Photographer Shares Picture Of Eel Burrowing Out Of Flying Heron's Stomach
Yep, that's a once in a lifetime spot, right there.
Sam Davis is an engineer from Maryland, but in his spare time he loves nothing more than grabbing his camera and seeking out some wildlife to capture.
The 58-year-old couldn't believe his luck when he saw a heron flying overhead with a snake eel that it had obviously recently eaten hanging out of it.
You see, snake eels have this hard-pointed tip on the end of their tails that can be used to dig their way out of trouble, should the need present itself.
When they get eaten, they use that to try to burrow out, like in this case.
Whilst they ordinarily spend their lives sitting in the sand at the bottom of the ocean, this one found itself hurtling through the air in the belly of a heron, and it decided to change that situation.
Speaking about how he got the picture, Davis explained: "I went to the refuge to photograph foxes and eagles and whatever else may be interesting.
"There were two young eagles that saw the herons predicament and were following him around, I assume they sensed a meal."
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"Initially, I thought the heron was bitten on the neck by a snake or eel.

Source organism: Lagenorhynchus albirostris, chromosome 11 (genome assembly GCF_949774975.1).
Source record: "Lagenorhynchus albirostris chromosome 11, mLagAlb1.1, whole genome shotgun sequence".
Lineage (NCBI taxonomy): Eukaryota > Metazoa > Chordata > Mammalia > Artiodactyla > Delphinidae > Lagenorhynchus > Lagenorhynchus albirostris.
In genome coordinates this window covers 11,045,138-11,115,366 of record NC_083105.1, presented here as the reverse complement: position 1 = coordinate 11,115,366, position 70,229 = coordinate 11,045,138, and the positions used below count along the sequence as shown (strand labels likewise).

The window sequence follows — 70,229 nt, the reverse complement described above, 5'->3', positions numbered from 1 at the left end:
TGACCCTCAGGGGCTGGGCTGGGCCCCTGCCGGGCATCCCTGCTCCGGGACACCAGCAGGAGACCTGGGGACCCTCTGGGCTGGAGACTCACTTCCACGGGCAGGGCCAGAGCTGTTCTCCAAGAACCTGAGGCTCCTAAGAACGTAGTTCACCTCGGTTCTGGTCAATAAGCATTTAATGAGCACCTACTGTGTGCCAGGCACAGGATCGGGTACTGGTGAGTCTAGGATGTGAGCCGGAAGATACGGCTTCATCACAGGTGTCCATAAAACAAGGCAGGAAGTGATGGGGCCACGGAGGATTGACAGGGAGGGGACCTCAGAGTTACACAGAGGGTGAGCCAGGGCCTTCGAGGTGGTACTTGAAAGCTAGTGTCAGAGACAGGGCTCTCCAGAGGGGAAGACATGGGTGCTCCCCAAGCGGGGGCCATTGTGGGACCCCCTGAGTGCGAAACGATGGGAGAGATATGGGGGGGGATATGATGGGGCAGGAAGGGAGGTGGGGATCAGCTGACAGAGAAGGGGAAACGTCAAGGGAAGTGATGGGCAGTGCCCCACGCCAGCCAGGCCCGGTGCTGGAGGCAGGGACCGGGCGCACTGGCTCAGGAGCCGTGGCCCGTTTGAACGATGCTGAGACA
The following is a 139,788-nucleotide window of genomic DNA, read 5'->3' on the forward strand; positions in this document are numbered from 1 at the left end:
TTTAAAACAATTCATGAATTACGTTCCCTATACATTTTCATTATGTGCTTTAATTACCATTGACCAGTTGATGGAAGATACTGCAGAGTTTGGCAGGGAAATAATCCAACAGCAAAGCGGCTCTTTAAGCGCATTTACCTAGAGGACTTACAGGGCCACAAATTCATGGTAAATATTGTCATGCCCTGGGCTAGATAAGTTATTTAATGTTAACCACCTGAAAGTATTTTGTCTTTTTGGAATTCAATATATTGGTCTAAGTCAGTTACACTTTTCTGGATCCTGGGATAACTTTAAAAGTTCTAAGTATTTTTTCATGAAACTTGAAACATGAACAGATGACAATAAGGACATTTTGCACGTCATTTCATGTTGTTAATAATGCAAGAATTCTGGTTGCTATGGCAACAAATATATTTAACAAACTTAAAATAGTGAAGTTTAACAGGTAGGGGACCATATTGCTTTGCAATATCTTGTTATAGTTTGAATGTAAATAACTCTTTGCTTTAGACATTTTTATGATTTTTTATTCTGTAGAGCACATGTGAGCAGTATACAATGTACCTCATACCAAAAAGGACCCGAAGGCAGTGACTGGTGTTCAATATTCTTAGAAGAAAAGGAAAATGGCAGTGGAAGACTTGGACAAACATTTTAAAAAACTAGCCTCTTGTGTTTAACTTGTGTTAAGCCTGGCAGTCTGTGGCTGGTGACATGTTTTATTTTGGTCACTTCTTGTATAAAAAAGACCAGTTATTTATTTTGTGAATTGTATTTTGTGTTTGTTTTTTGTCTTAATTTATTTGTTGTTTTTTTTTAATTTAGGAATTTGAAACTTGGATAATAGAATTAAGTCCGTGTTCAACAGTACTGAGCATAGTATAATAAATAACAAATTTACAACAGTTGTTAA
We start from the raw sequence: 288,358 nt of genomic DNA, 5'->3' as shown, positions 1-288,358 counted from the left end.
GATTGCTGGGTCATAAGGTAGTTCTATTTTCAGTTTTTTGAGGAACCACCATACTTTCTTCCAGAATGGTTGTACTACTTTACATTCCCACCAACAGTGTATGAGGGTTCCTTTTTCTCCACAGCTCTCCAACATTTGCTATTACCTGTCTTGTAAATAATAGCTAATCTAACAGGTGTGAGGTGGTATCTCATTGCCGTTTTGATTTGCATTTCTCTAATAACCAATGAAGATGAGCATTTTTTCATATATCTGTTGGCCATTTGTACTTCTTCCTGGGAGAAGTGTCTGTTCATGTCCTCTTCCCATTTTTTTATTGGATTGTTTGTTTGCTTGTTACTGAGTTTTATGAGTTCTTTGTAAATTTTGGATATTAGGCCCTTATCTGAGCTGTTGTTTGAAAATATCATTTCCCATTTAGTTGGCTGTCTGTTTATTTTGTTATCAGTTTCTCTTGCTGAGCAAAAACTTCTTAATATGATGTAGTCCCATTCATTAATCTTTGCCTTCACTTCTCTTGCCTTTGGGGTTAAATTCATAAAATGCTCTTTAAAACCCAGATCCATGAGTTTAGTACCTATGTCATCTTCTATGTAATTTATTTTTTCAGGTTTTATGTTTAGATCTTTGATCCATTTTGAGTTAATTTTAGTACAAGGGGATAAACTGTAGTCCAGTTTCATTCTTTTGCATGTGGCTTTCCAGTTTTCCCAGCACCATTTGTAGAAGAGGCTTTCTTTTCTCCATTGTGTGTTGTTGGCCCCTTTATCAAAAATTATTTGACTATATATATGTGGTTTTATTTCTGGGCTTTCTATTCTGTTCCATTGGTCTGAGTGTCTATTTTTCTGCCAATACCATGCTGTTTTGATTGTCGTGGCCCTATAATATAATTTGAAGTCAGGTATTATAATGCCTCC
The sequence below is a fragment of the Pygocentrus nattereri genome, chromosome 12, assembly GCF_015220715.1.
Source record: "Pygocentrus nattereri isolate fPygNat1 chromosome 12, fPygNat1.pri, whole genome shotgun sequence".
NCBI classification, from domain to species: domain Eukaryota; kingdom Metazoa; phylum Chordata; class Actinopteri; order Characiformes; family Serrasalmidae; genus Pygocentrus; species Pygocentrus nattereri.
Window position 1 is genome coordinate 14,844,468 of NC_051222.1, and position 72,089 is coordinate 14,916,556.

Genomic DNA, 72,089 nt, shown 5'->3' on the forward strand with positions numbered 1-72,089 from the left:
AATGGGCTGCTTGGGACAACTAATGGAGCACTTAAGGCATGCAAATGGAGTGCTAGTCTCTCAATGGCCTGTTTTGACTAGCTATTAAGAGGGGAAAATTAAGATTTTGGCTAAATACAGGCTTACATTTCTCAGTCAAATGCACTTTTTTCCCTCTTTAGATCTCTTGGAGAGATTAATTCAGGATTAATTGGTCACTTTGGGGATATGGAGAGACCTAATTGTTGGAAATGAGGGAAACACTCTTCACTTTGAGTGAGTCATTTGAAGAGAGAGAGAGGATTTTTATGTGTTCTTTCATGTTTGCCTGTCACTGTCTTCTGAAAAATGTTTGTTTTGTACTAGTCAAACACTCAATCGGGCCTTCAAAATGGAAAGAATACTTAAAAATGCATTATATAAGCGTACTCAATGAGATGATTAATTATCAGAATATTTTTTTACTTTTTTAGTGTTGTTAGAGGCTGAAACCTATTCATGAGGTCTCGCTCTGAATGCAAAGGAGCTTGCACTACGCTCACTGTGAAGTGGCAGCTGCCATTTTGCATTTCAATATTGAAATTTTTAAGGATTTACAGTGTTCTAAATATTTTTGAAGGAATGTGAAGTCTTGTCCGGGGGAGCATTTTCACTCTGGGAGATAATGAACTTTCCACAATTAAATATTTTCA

"When I got home and edited the photos I could see it was an eel that was coming through his neck. I could see his eyes and he was still alive."
For exactly how long the heron remained alive after the photo was taken is unclear, but the wound created by an eel burrowing out of from inside it would likely leave slightly more than just a scratch.
Either way, it created a unique opportunity for the lucky snapper standing beneath to watch the whole scene unfold.
If you want to catch any more of Sam's remarkable wildlife photographs, he shares them to his Instagram account.
Naturally, this shot came as a surprise even to the wildlife experts that he showed it to.
He continued: "The wildlife refuge said they have never seen anything like that before. It is kind of a morbid photo.
"There was also a fox who sensed that there was an animal in distress.
"He followed the heron also and kept an eye on the eagles."
Nature eh? It's constantly surprising, and usually terrifying.
Featured Image Credit: Jam Press
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